Laser operation Posted on 23 Aug 23:10 , 0 comments
There are two basic emission modes for dental lasers - continuous-wave and free-running pulsed. Continuous-wave means that energy is emitted constantly for as long as the laser is activated. Carbon dioxide and diode lasers operate in this manner. A gated pulsed laser is a variation of continuous-wave and is accomplished with an electronically controlled mechanical shutter. This “gating” helps to minimize some of the undesirable residual thermal damage associated with continuous-wave devices. Free-running pulse mode is produced by a flash lamp, where true pulses - on the order of a few ten-thousandths of a second - emanate from the instrument. Nd:YAG, Er:YAG, as well as Er,Cr:YSGG devices operate as free-running pulsed lasers.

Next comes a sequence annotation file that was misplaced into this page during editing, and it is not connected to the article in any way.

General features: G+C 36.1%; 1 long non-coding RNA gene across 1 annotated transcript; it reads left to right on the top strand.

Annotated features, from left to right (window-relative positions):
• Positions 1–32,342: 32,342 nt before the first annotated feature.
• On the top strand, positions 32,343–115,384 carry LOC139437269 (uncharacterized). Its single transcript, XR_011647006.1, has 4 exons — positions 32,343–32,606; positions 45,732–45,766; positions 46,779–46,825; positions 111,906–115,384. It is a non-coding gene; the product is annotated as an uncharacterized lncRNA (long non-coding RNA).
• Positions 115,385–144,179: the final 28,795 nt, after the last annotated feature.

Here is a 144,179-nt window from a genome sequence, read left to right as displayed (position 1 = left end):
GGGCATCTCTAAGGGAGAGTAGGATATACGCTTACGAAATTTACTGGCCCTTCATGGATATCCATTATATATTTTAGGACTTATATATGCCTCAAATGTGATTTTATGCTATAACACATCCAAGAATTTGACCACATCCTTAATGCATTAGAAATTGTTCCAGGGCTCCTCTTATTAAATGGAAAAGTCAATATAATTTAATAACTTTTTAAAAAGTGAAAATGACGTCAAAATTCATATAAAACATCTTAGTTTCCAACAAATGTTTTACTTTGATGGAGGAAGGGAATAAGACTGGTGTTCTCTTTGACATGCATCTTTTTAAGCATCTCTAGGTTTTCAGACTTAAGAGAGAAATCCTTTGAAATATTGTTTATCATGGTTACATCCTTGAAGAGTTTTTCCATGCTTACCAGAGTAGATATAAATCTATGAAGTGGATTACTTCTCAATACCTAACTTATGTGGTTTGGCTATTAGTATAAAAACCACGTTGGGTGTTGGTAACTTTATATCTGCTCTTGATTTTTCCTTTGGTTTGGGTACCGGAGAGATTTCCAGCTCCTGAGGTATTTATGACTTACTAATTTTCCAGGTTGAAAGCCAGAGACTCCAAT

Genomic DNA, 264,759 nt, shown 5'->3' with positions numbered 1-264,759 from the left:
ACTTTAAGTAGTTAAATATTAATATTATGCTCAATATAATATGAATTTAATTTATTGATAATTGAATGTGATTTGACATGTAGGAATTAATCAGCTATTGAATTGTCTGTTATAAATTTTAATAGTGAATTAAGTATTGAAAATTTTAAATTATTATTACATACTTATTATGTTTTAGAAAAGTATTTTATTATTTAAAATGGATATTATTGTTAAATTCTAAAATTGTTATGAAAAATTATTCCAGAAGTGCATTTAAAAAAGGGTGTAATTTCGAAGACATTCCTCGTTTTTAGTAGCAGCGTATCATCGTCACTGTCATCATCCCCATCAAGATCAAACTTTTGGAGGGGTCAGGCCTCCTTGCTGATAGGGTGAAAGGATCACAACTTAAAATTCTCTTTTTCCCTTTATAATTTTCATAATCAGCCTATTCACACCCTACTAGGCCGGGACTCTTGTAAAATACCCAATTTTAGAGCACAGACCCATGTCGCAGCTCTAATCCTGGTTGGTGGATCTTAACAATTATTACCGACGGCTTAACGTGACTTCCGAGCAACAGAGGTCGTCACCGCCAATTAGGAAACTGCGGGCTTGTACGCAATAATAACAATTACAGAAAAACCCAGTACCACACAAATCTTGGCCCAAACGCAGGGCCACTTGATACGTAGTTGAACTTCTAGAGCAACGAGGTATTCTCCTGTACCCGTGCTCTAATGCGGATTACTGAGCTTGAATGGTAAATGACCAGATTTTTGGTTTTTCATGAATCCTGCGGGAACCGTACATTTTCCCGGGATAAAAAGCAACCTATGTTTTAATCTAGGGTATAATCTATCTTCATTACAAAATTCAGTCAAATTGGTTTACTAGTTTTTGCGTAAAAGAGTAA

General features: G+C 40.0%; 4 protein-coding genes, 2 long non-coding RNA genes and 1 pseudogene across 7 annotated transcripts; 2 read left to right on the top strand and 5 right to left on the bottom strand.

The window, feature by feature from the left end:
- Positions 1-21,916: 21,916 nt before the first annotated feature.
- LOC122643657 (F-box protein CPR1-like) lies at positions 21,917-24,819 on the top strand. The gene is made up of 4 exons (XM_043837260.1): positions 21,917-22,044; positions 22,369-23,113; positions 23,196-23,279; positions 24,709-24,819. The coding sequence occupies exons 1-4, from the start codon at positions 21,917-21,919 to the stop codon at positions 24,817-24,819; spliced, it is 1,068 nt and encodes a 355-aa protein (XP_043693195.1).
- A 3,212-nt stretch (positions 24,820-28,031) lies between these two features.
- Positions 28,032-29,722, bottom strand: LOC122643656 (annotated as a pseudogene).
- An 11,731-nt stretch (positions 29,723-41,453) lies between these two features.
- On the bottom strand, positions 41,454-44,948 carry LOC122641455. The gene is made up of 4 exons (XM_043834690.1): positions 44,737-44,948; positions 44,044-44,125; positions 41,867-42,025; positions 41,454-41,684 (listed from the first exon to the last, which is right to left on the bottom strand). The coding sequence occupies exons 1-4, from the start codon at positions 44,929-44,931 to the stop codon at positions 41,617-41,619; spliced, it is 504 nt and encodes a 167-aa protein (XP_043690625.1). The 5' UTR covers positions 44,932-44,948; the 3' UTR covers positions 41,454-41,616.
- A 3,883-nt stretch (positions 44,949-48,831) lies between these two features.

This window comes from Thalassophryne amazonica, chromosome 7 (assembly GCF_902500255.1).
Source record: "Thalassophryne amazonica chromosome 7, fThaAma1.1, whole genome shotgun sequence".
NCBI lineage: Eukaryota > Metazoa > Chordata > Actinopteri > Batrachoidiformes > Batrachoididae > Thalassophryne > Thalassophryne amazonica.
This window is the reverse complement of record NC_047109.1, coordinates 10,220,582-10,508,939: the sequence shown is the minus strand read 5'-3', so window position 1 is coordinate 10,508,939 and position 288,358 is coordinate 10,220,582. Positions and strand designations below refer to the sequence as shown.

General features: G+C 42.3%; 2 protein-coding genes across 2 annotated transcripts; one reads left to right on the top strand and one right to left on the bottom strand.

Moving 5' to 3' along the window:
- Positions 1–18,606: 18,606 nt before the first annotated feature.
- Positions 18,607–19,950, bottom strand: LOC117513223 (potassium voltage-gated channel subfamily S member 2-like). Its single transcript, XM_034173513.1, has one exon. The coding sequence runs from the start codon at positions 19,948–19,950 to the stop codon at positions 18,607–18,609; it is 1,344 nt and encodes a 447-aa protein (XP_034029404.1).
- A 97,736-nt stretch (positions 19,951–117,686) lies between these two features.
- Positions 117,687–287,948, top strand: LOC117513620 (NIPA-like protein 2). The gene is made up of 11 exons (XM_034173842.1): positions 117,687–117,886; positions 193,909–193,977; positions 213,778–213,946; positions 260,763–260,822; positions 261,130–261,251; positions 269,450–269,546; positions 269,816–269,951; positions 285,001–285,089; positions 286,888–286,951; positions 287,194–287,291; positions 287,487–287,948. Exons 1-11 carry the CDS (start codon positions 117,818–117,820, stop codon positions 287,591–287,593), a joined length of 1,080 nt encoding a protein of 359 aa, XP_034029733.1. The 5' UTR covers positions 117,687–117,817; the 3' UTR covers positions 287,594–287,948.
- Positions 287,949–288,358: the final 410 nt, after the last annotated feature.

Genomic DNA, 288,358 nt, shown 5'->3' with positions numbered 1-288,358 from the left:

Flexible, small-diameter glass fibers are used to deliver diode and Nd:YAG laser energy. These bare fibers are usually used in contact with the tissue. Erbium and carbon dioxide devices use a more rigid glass fiber, semiflexible hollow wave-guides, or rigid sectional articulated arms to deliver the laser energy to the surgical site. Some of these systems employ additional small quartz or sapphire tips, which attach to the operating handpiece, and other systems are used without contacting the tissue. In addition, the erbium family of dental lasers uses a water spray for hard-tissue procedures; the water is typically switched off for soft-tissue surgery.